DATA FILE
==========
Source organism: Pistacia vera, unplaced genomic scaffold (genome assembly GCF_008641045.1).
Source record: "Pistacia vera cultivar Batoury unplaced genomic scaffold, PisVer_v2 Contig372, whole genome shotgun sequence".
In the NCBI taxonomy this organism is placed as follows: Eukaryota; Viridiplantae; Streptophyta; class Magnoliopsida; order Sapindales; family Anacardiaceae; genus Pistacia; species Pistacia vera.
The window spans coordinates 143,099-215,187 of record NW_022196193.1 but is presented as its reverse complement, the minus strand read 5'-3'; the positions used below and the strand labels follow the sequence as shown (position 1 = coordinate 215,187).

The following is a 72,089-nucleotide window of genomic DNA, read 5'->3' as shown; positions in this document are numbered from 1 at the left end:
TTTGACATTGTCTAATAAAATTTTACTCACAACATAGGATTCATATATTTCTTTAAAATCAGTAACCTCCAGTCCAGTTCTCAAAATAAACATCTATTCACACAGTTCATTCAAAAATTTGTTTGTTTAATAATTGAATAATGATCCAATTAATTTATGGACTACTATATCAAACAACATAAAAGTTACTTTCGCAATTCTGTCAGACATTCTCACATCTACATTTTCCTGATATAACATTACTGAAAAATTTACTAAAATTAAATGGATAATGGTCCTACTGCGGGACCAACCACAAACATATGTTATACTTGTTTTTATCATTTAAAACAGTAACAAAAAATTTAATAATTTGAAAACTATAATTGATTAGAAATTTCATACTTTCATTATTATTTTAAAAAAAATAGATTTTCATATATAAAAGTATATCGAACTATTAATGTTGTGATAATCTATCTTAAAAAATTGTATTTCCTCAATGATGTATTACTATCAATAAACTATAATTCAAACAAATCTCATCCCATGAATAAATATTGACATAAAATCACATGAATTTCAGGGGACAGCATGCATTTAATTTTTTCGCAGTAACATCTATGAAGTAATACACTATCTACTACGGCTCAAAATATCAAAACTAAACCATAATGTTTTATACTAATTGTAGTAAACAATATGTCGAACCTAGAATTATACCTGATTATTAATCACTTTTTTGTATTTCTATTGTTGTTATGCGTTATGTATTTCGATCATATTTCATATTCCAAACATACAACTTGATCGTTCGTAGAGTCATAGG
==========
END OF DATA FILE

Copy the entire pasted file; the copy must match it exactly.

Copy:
Source organism: Pistacia vera, unplaced genomic scaffold (genome assembly GCF_008641045.1).
Source record: "Pistacia vera cultivar Batoury unplaced genomic scaffold, PisVer_v2 Contig372, whole genome shotgun sequence".
In the NCBI taxonomy this organism is placed as follows: Eukaryota; Viridiplantae; Streptophyta; class Magnoliopsida; order Sapindales; family Anacardiaceae; genus Pistacia; species Pistacia vera.
The window spans coordinates 143,099-215,187 of record NW_022196193.1 but is presented as its reverse complement, the minus strand read 5'-3'; the positions used below and the strand labels follow the sequence as shown (position 1 = coordinate 215,187).

The following is a 72,089-nucleotide window of genomic DNA, read 5'->3' as shown; positions in this document are numbered from 1 at the left end:
TTTGACATTGTCTAATAAAATTTTACTCACAACATAGGATTCATATATTTCTTTAAAATCAGTAACCTCCAGTCCAGTTCTCAAAATAAACATCTATTCACACAGTTCATTCAAAAATTTGTTTGTTTAATAATTGAATAATGATCCAATTAATTTATGGACTACTATATCAAACAACATAAAAGTTACTTTCGCAATTCTGTCAGACATTCTCACATCTACATTTTCCTGATATAACATTACTGAAAAATTTACTAAAATTAAATGGATAATGGTCCTACTGCGGGACCAACCACAAACATATGTTATACTTGTTTTTATCATTTAAAACAGTAACAAAAAATTTAATAATTTGAAAACTATAATTGATTAGAAATTTCATACTTTCATTATTATTTTAAAAAAAATAGATTTTCATATATAAAAGTATATCGAACTATTAATGTTGTGATAATCTATCTTAAAAAATTGTATTTCCTCAATGATGTATTACTATCAATAAACTATAATTCAAACAAATCTCATCCCATGAATAAATATTGACATAAAATCACATGAATTTCAGGGGACAGCATGCATTTAATTTTTTCGCAGTAACATCTATGAAGTAATACACTATCTACTACGGCTCAAAATATCAAAACTAAACCATAATGTTTTATACTAATTGTAGTAAACAATATGTCGAACCTAGAATTATACCTGATTATTAATCACTTTTTTGTATTTCTATTGTTGTTATGCGTTATGTATTTCGATCATATTTCATATTCCAAACATACAACTTGATCGTTCGTAGAGTCATAGG